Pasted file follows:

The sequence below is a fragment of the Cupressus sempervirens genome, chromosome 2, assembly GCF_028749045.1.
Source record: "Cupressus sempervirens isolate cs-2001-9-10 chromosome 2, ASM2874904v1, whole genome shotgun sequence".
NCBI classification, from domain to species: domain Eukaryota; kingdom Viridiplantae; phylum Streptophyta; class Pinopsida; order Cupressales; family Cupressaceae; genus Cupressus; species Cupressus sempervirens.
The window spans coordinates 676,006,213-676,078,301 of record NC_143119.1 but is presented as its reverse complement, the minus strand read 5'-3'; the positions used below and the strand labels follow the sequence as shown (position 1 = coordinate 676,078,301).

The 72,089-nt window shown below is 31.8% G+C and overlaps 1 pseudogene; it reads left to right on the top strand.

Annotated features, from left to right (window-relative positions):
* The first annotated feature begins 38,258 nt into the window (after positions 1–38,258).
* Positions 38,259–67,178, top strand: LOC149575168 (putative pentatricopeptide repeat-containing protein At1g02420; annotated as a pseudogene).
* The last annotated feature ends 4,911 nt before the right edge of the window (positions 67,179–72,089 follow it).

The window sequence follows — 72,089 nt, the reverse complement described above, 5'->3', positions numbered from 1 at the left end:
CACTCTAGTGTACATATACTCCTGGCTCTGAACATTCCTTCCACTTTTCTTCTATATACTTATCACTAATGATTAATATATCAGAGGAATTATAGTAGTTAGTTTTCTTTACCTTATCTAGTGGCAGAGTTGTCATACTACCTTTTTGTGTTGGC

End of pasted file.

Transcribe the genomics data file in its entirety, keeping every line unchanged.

The sequence below is a fragment of the Cupressus sempervirens genome, chromosome 2, assembly GCF_028749045.1.
Source record: "Cupressus sempervirens isolate cs-2001-9-10 chromosome 2, ASM2874904v1, whole genome shotgun sequence".
NCBI classification, from domain to species: domain Eukaryota; kingdom Viridiplantae; phylum Streptophyta; class Pinopsida; order Cupressales; family Cupressaceae; genus Cupressus; species Cupressus sempervirens.
The window spans coordinates 676,006,213-676,078,301 of record NC_143119.1 but is presented as its reverse complement, the minus strand read 5'-3'; the positions used below and the strand labels follow the sequence as shown (position 1 = coordinate 676,078,301).

The 72,089-nt window shown below is 31.8% G+C and overlaps 1 pseudogene; it reads left to right on the top strand.

Annotated features, from left to right (window-relative positions):
* The first annotated feature begins 38,258 nt into the window (after positions 1–38,258).
* Positions 38,259–67,178, top strand: LOC149575168 (putative pentatricopeptide repeat-containing protein At1g02420; annotated as a pseudogene).
* The last annotated feature ends 4,911 nt before the right edge of the window (positions 67,179–72,089 follow it).

The window sequence follows — 72,089 nt, the reverse complement described above, 5'->3', positions numbered from 1 at the left end:
CACTCTAGTGTACATATACTCCTGGCTCTGAACATTCCTTCCACTTTTCTTCTATATACTTATCACTAATGATTAATATATCAGAGGAATTATAGTAGTTAGTTTTCTTTACCTTATCTAGTGGCAGAGTTGTCATACTACCTTTTTGTGTTGGC